So, who will save Sable Island?
Toronto Globe & Mail, October 04, 2004
By KEVIN COX
HALIFAX -- The fragile and fabled dunes of Sable Island could be trampled and contaminated by tourists and treasure seekers as early as next year because the guardians of the remote sandbar are running out of money.
Environmentalists have joined with scientists who have worked on the remote island to demand the federal government come up with $500,000 before the end of March, 2005, to protect the 42-kilometre long sliver of sand located about 180 kilometres off Nova Scotia.
A spokesman for federal Fisheries Minister Geoff Regan said the minister is committed to protecting Sable Island. But several government departments have an interest in the remote sandbar and none has made a funding commitment.
Since 1801, government departments have strictly controlled and restricted access to Sable Island to those who work there or obtain special permits to briefly visit. It has also been a refuge for unfortunate sailors on more than 1,000 vessels that have sunk in the area.
But five years ago, as part of a federal privatization effort, the island's management was moved from the Canadian Coast Guard to a non-profit organization called the Sable Island Preservation Trust. The volunteer group was responsible for raising the $1-million annual budget required to run the island.
The trust has maintained a staff of four people on Sable to run the weather forecasting and environmental monitoring station. But it has been unable to raise private funds and the five federal departments involved with the island have pledged only about $500,000 for the 2005-2006 fiscal year.
If more money isn't forthcoming, the Sable staff would leave the island in March and open its unique ecosystem that includes flocks of seabirds, rare grasslands, ponds and the famous horse herd to anyone with a boat and a geographic positioning system.
Zoe Lucas, who has been visiting the shifting sands of Sable Island and doing research there for 30 years, fears that well-meaning visitors lured by the history and mystique of the fabled isle could destroy the dunes if Ottawa doesn't step in to protect it.
"There would be no stewardship of the island, and it is very accessible to anybody with a GPS who can get there," she said. "There's a lot of demand to go there, there's a lot of demand for seeing seals, for collecting sands and looking for artifacts. People would be wandering around with metal detectors."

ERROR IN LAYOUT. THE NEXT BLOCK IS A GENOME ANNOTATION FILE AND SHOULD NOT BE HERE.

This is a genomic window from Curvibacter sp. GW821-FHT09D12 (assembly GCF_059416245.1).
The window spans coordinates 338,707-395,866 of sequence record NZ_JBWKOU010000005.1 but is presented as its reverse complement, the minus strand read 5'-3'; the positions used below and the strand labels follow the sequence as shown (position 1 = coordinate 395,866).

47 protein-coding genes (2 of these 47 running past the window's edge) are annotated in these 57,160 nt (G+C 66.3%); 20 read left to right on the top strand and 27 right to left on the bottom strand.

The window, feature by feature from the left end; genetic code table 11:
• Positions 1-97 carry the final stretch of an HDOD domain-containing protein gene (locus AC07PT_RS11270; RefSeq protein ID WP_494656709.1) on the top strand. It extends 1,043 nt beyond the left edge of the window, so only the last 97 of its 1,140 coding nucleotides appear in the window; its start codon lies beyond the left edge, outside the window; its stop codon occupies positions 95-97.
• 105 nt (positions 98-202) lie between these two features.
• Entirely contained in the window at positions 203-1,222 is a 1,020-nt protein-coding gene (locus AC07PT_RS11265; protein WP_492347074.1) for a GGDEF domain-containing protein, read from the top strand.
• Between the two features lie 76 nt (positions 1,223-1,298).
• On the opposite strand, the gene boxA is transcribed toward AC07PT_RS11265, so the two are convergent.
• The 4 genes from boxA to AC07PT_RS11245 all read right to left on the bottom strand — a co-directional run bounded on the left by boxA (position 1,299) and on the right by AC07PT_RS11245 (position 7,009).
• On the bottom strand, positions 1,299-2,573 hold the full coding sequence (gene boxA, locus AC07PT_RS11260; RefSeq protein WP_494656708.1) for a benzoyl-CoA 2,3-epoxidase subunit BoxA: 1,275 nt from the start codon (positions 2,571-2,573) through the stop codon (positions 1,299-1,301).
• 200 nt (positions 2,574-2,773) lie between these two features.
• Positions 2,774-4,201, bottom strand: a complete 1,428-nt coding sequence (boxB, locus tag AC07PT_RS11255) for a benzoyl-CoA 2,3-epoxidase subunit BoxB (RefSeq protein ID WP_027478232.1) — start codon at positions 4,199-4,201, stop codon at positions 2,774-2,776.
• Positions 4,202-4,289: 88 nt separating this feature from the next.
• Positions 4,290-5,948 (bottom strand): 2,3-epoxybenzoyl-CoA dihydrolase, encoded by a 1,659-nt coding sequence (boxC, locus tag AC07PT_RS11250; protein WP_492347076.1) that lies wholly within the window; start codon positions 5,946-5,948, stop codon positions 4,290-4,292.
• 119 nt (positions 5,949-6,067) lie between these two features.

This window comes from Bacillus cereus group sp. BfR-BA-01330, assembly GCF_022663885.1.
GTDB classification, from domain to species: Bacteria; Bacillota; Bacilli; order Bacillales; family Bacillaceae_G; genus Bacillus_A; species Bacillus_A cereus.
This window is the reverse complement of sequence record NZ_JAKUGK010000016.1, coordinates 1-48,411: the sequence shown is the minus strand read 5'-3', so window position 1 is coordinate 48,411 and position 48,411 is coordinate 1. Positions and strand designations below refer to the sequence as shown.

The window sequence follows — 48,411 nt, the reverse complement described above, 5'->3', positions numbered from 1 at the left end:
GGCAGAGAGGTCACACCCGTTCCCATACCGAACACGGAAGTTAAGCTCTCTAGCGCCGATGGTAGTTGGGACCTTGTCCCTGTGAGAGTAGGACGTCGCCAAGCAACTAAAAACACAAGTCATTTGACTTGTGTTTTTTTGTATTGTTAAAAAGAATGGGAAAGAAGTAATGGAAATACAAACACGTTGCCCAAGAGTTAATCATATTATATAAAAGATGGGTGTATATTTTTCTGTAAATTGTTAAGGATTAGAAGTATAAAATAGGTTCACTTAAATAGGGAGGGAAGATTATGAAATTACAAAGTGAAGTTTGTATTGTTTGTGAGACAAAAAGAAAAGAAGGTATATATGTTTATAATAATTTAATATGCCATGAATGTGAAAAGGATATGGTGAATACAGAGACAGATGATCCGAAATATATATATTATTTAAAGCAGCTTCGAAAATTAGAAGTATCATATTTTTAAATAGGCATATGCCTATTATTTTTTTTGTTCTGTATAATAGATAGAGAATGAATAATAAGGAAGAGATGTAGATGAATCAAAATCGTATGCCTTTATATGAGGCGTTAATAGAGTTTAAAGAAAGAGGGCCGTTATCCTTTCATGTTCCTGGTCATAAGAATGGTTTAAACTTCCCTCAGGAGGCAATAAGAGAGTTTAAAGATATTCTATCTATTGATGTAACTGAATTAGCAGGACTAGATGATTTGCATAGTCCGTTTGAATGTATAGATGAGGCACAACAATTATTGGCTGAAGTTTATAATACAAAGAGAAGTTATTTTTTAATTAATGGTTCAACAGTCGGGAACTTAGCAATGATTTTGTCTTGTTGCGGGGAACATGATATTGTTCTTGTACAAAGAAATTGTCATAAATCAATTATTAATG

Her fears are echoed by April Hennigar, president of the Sable Island Preservation Trust, who said sightseers could unwittingly destroy wildlife on the sandbar, including the herd of horses that has lived there for three centuries.
"Through innocence and ignorance humans would visit without permission and cause contamination issues that would prevent sustainable life on the island," she said.
"It's fairly easy to contaminate the water supply and once that's gone you can't sustain life."
The trust recently raised $20,000 in a lottery that offered a trip to the island with Justin Trudeau. But Ms. Hennigar said that money will pay only to repair an island road and the trust hasn't attracted funding from private sources.
She said the federal government should take over management of the island and leave the volunteers to work on conservation and public-awareness programs.
Nova Scotia provides $100,000 a year for the Sable fund. Offshore energy companies had provided $150,000 annually until their five-year deal expired this year.
Ms. Lucas said that several international research projects on air quality, weather patterns, seal and tern populations and the horse herd would end if the station had to close in March.
The station also provides an emergency landing strip for search- and-rescue missions, as well as medical supplies.
The problem, according to Ms. Lucas, is that none of the federal government departments that deal with fisheries, environment, transportation, defence or foreign affairs will take the lead in protecting the island because they don't want to have to foot the bill.
"Is Department of Fisheries and Ocean science worth $1-million?" she asked. "No, it probably isn't. Is protecting the horses worth $1-million? No, from a bureaucrat's perspective it probably isn't. Is protecting eastern Canada's biggest tern colony worth $1-million? No, it probably isn't. But if you add up the 20 or 30 different issues out there and this is the bargain of the century."
Ms. Lucas said she has asked Mr. Regan, a Halifax MP, to take the lead on protecting the island, but he hasn't made a formal commitment to provide funding. Brian Underhill, a spokesman for the Department of Fisheries and Oceans, said Mr. Regan "is committed to maintaining a human presence on Sable Island, but it comes down to who is responsible for what, and where does the funding come from."